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Eur J Obstet Gynecol Reprod Biol. 2006 Sep-Oct;128(1-2):270-5. Epub 2005 Dec 15.

Use of epidural analgesia and its relation to caesarean and instrumental deliveries-a population--based study of 94,217 primiparae.

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  • 1Department of Anaesthesia and Intensive Care, Gävle County Hospital, SE-80187 Gävle, Sweden. susanne.ledin-eriksson@lg.se



To investigate the association between epidural analgesia for labour-pain relief and mode of delivery.


The Swedish medical birth register covers 99% of all births and contains prospectively collected information from all delivery units in Sweden. The present population-based cohort study includes singleton births among nulliparae during 1998-2000, excluding deliveries with elective caesarean section, giving study population of n=94,217. The frequencies of epidural block in this population were estimated for each delivery unit. The outcomes studied were non-elective caesarean section and instrumental delivery.


There was no clear association between frequency of epidural block and caesarean section and instrumental delivery, respectively. Delivery units with the lowest (20-29%) and the highest (60-64%) relative frequencies of epidural block had the lowest proportion of caesarean section (9.1%). For the other groups the proportion varied between 10.3 and 10.6%. Instrumental deliveries were most common, 18.8%, in delivery units with 50-59% frequency of epidural block use. The lowest incidence (14.1%) was in units using epidurals in 30-39% of cases. In the other groups (20-29, 40-49 and 60-64%) the proportion varied between 15.3 and 15.7%.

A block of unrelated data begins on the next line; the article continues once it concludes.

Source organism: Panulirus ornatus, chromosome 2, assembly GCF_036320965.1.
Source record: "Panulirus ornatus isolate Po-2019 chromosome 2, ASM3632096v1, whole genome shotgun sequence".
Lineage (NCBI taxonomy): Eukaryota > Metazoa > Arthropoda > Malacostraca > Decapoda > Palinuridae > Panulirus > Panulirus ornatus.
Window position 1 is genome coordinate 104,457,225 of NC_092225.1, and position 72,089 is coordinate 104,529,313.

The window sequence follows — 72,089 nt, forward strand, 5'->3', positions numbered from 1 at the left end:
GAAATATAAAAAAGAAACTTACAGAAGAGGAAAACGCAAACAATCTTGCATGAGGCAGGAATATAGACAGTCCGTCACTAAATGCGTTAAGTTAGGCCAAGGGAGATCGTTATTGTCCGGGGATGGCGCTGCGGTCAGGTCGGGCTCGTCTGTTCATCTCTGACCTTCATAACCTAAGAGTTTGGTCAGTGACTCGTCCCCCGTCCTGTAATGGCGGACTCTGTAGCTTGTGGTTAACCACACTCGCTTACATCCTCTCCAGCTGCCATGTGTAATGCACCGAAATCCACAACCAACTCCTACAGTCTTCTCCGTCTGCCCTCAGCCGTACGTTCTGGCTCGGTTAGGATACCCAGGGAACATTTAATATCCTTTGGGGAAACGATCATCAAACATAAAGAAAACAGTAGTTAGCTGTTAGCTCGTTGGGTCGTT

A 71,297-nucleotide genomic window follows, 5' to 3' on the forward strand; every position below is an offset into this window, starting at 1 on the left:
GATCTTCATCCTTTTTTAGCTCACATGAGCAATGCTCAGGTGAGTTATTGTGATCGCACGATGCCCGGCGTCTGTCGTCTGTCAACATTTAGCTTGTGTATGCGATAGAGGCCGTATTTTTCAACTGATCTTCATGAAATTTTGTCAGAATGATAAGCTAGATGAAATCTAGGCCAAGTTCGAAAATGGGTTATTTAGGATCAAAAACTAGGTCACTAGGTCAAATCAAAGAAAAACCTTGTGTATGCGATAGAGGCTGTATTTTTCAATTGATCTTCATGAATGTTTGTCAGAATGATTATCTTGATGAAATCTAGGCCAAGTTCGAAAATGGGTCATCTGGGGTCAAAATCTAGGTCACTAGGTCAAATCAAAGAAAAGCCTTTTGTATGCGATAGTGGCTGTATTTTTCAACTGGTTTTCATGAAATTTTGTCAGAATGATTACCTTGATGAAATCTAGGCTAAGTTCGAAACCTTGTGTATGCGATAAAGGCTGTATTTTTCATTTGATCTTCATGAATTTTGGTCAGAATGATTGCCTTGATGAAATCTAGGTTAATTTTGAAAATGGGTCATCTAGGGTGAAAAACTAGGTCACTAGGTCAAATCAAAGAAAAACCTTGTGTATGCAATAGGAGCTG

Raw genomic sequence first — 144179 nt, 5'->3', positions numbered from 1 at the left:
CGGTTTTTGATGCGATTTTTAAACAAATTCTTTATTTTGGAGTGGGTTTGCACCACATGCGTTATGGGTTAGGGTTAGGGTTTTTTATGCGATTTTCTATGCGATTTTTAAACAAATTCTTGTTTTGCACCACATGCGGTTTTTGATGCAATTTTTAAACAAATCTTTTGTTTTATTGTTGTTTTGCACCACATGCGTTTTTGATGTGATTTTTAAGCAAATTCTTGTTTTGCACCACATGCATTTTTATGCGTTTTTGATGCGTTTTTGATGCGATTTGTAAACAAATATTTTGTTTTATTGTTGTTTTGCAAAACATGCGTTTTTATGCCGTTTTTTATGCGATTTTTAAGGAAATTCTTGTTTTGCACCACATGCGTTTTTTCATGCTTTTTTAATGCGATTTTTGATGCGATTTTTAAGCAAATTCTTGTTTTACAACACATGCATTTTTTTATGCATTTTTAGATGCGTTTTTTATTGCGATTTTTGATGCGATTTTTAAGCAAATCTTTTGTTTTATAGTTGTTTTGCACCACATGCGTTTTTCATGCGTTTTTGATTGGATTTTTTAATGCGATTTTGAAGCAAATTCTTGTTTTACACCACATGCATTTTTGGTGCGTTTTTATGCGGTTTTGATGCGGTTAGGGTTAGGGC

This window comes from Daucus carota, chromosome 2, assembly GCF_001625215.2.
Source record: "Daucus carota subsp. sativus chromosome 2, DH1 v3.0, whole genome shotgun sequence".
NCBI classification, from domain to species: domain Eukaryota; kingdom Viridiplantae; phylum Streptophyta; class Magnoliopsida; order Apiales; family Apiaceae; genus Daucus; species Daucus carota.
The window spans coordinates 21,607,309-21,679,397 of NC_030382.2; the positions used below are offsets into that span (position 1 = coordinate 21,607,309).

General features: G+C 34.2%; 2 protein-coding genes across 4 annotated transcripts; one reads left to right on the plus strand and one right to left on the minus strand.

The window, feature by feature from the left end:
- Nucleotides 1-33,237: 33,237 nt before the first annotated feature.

This investigation shows no clear association between epidural use and caesarean section or instrumental delivery, indicating that there is no reason to restrict the epidural rate to improve obstetric outcome.

[PubMed - indexed for MEDLINE]
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